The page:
The siege of a downtown Sydney cafe where a a suspected Iranian-born Islamic extremist had been holding numerous hostages for 16 hours ended early Tuesday morning with three people dead, including the gunman, after police raided the building.
The suspect, who first took the cafe during Monday morning rush hour, was identified by police as local Muslim cleric Man Haron Monis, who had taken to calling himself "Sheikh Haron." It was not clear if he was killed by police or a self-inflicted gunshot wound.
There were two other fatalities confirmed by officials, although their identities and their cause of death have not been revealed.
Earlier, several hostages held in the downtown cafe could be seen fleeing their captivity after a series of loud bangs were heard.
Television footage later showed police storming the location. Apparent gunfire could be heard and later hostages could be seen being carried out by officials.
At least three people were seen after the raid being removed from the scene on stretchers. It is unclear if they were hostages or the suspect. A local hospital says at least one hostage was receiving treatment for a gunshot wound to the leg.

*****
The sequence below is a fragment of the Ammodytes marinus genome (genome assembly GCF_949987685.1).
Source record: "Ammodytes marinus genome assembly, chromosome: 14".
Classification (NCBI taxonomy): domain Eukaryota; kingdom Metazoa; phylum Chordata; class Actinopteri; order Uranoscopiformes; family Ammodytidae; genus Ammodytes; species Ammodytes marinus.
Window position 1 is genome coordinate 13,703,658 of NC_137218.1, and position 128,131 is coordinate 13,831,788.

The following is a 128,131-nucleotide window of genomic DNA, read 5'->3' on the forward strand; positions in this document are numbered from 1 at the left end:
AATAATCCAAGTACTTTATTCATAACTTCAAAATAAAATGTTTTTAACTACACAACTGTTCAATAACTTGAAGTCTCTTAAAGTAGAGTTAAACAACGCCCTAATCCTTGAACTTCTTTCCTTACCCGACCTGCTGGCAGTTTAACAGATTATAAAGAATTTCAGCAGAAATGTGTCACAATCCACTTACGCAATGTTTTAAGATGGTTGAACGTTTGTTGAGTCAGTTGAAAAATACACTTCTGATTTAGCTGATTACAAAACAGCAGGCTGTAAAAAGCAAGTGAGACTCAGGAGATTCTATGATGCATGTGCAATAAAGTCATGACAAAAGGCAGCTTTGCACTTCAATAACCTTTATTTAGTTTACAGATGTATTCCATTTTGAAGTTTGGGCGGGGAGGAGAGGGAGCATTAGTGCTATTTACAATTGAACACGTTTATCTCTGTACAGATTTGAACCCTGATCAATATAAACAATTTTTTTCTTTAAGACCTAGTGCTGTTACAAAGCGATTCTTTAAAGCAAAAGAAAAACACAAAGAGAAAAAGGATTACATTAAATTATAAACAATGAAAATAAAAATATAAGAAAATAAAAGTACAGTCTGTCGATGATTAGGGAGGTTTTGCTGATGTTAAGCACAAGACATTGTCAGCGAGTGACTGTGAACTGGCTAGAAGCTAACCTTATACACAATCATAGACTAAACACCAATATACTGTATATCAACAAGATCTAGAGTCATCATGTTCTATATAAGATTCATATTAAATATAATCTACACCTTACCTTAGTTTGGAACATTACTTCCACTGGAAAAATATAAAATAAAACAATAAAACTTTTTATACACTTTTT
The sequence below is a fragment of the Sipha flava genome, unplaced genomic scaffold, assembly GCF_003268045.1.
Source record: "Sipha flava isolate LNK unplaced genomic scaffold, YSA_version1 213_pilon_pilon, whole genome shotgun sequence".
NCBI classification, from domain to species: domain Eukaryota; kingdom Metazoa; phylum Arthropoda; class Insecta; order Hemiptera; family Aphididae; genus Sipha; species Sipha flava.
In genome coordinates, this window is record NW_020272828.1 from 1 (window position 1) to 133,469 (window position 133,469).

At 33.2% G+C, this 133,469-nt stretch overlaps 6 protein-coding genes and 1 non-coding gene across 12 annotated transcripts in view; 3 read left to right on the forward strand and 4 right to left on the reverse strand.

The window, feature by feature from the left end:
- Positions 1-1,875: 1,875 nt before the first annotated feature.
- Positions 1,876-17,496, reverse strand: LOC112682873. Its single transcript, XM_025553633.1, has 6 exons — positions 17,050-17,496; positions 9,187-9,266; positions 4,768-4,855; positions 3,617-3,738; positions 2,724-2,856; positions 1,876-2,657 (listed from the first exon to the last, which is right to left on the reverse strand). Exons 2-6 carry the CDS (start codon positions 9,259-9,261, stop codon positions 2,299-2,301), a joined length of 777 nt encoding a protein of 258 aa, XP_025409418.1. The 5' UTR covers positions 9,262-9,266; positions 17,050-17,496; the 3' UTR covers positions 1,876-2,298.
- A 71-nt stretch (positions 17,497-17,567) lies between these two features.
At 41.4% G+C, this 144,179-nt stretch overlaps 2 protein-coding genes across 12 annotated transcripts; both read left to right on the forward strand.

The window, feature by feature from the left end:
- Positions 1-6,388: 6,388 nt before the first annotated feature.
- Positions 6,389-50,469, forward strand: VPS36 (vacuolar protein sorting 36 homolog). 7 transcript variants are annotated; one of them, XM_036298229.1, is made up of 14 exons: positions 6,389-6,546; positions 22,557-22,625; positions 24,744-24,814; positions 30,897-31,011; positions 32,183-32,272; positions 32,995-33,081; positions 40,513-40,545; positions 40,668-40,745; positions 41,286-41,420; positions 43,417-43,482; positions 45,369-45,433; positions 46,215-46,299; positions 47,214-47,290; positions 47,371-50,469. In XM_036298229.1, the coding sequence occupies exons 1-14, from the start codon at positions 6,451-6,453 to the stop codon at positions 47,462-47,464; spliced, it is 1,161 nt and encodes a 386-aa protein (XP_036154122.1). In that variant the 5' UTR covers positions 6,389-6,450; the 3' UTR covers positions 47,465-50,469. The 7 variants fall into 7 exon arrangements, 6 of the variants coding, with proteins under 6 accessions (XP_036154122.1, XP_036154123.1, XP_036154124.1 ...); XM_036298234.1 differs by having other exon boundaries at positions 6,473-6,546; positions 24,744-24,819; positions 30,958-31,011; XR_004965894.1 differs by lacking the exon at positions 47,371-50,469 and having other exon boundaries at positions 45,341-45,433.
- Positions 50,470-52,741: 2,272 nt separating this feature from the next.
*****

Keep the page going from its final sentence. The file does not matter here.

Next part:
The wounded hostage, a woman in her 40s, was in serious but stable condition at Royal North Shore Hospital, spokeswoman Jenny Dennis said. She was admitted shortly after police stormed the cafe.
Monis is an Iranian refugee in his late 40s who has long espoused extremist views in Australia.
There is no known connection between Monis and any potential plot in the U.S., a law enforcement source told CBS News.
Last year, he was sentenced to 300 hours of community service for writing offensive letters to families of soldiers killed in Afghanistan.
He was later charged with being an accessory to the murder of his ex-wife. Earlier this year, he was charged with the sexual assault of a woman in 2002. He has been out on bail on the charges.
A U.S. intelligence source confirmed to CBS News that the man was known to authorities in the country and has been arrested previously for extremist activity.
"This is a one-off random individual. It's not a concerted terrorism event or act. It's a damaged goods individual who's done something outrageous," his former lawyer, Manny Conditsis, told Australian Broadcasting Corp. "His ideology is just so strong and so powerful that it clouds his vision for common sense and objectiveness."
Monis was originally a Shiite, the national religion of his native Iran, but appeared to be somehow in support of the Islamic State of Iraq and Syria (ISIS), a Sunni extremist group that has frequently targeted Shiites in its campaign.